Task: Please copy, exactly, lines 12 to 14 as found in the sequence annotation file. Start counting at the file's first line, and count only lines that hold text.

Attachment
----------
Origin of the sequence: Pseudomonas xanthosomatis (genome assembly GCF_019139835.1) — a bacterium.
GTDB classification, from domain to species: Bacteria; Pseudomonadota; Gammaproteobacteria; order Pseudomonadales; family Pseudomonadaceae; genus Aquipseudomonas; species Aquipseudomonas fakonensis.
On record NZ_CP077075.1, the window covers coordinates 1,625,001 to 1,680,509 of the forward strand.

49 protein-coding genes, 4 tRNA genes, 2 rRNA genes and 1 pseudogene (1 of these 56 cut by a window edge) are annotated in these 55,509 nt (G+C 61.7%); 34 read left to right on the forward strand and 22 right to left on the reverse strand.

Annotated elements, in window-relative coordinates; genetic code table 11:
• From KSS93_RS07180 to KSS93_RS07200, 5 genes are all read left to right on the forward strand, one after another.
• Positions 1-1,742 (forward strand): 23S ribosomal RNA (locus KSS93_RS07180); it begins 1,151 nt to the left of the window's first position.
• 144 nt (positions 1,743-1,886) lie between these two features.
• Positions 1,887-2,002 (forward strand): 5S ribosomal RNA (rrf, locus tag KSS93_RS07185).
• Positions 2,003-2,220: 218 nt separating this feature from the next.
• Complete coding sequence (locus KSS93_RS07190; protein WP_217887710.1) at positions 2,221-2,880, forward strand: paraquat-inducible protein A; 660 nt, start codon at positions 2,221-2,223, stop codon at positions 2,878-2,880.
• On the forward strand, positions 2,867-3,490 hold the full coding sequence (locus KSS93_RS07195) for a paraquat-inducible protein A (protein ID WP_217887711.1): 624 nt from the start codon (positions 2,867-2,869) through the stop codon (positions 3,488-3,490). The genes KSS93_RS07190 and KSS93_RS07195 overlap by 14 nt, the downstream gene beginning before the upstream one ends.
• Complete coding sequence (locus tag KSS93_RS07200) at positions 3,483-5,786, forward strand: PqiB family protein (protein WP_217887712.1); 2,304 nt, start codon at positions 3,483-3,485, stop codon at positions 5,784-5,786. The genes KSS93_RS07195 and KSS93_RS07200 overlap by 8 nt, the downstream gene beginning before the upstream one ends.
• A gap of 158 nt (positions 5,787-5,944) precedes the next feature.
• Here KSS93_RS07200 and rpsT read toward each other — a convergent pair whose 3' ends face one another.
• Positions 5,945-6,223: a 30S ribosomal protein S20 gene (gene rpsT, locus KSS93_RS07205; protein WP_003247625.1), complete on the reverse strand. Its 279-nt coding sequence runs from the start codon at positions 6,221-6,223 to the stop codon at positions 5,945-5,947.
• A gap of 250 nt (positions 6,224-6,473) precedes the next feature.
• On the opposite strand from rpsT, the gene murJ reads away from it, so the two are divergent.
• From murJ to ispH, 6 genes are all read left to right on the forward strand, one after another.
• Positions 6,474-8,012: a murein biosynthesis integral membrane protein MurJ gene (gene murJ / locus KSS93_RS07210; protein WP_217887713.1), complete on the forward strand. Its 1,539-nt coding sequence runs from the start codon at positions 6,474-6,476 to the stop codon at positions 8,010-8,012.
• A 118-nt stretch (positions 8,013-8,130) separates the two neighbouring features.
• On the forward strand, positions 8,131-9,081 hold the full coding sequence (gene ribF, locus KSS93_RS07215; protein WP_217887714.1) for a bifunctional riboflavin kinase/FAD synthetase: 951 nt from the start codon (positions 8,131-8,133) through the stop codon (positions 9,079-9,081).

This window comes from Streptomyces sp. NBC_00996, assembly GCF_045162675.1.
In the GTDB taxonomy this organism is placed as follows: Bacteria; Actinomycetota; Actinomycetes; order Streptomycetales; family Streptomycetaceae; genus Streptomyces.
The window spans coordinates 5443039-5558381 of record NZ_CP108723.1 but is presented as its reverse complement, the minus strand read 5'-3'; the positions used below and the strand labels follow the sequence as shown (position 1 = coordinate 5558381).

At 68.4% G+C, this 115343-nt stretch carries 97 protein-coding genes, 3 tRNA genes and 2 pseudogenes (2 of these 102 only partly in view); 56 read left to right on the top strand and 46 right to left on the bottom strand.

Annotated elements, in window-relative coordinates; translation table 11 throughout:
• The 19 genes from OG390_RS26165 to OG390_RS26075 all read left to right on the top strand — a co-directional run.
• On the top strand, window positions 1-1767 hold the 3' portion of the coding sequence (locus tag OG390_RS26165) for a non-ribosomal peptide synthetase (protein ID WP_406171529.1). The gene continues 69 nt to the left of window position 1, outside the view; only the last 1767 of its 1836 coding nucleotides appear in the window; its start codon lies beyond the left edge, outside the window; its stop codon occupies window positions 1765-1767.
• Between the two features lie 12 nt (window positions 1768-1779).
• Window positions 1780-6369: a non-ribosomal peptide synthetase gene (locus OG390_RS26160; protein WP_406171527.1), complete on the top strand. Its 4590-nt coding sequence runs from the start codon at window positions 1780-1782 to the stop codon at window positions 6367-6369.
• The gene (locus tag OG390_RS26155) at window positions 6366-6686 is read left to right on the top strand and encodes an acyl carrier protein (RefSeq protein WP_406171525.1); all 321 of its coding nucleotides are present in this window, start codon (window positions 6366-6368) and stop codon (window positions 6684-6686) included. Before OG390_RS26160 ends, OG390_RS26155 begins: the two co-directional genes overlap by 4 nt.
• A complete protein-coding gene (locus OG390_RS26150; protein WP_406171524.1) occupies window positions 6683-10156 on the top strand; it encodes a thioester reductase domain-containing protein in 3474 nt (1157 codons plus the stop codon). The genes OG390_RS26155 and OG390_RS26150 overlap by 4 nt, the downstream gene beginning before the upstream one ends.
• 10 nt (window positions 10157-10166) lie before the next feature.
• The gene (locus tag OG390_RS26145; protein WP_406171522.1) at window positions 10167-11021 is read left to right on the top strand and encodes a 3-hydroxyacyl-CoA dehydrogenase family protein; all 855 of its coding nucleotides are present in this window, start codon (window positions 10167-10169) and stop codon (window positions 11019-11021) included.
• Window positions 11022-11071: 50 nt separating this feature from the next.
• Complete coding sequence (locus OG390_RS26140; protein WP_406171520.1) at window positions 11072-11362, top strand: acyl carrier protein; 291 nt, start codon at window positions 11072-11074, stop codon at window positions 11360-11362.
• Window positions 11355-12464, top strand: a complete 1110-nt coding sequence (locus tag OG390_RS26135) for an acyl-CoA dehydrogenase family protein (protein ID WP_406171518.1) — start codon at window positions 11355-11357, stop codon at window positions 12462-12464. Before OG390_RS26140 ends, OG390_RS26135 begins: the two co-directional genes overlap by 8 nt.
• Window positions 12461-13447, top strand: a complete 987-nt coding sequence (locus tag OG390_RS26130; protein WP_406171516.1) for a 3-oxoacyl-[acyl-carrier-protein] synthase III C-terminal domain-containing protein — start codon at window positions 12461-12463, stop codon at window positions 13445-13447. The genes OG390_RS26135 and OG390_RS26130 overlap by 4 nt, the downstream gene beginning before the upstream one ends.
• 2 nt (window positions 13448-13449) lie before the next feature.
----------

• On the forward strand, positions 2,867-3,490 hold the full coding sequence (locus KSS93_RS07195) for a paraquat-inducible protein A (protein ID WP_217887711.1): 624 nt from the start codon (positions 2,867-2,869) through the stop codon (positions 3,488-3,490). The genes KSS93_RS07190 and KSS93_RS07195 overlap by 14 nt, the downstream gene beginning before the upstream one ends.
• Complete coding sequence (locus tag KSS93_RS07200) at positions 3,483-5,786, forward strand: PqiB family protein (protein WP_217887712.1); 2,304 nt, start codon at positions 3,483-3,485, stop codon at positions 5,784-5,786. The genes KSS93_RS07195 and KSS93_RS07200 overlap by 8 nt, the downstream gene beginning before the upstream one ends.
• A gap of 158 nt (positions 5,787-5,944) precedes the next feature.